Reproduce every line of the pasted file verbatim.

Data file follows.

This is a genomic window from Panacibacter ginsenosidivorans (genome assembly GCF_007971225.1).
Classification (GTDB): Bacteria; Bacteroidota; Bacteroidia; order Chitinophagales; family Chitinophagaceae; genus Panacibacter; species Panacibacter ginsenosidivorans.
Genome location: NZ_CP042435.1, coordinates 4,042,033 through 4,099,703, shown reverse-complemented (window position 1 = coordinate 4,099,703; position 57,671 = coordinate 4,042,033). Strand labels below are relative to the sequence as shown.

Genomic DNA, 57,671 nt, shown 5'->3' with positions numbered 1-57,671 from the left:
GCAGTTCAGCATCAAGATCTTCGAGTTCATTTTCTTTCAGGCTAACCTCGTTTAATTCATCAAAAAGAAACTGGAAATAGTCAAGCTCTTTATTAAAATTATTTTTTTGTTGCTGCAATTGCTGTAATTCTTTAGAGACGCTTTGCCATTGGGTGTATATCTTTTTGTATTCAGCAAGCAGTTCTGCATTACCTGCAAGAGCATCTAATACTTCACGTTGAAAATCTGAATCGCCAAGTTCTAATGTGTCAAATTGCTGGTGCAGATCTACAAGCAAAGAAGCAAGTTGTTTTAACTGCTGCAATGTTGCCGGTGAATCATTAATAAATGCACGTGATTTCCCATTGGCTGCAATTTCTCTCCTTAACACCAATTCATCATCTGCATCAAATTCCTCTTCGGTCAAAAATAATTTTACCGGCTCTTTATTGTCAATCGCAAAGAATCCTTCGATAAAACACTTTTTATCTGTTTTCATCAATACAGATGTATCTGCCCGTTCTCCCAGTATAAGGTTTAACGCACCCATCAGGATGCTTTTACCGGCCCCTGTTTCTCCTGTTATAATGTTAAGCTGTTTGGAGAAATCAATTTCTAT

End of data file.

This is a genomic window from Panacibacter ginsenosidivorans (genome assembly GCF_007971225.1).
Classification (GTDB): Bacteria; Bacteroidota; Bacteroidia; order Chitinophagales; family Chitinophagaceae; genus Panacibacter; species Panacibacter ginsenosidivorans.
Genome location: NZ_CP042435.1, coordinates 4,042,033 through 4,099,703, shown reverse-complemented (window position 1 = coordinate 4,099,703; position 57,671 = coordinate 4,042,033). Strand labels below are relative to the sequence as shown.

Genomic DNA, 57,671 nt, shown 5'->3' with positions numbered 1-57,671 from the left:
GCAGTTCAGCATCAAGATCTTCGAGTTCATTTTCTTTCAGGCTAACCTCGTTTAATTCATCAAAAAGAAACTGGAAATAGTCAAGCTCTTTATTAAAATTATTTTTTTGTTGCTGCAATTGCTGTAATTCTTTAGAGACGCTTTGCCATTGGGTGTATATCTTTTTGTATTCAGCAAGCAGTTCTGCATTACCTGCAAGAGCATCTAATACTTCACGTTGAAAATCTGAATCGCCAAGTTCTAATGTGTCAAATTGCTGGTGCAGATCTACAAGCAAAGAAGCAAGTTGTTTTAACTGCTGCAATGTTGCCGGTGAATCATTAATAAATGCACGTGATTTCCCATTGGCTGCAATTTCTCTCCTTAACACCAATTCATCATCTGCATCAAATTCCTCTTCGGTCAAAAATAATTTTACCGGCTCTTTATTGTCAATCGCAAAGAATCCTTCGATAAAACACTTTTTATCTGTTTTCATCAATACAGATGTATCTGCCCGTTCTCCCAGTATAAGGTTTAACGCACCCATCAGGATGCTTTTACCGGCCCCTGTTTCTCCTGTTATAATGTTAAGCTGTTTGGAGAAATCAATTTCTAT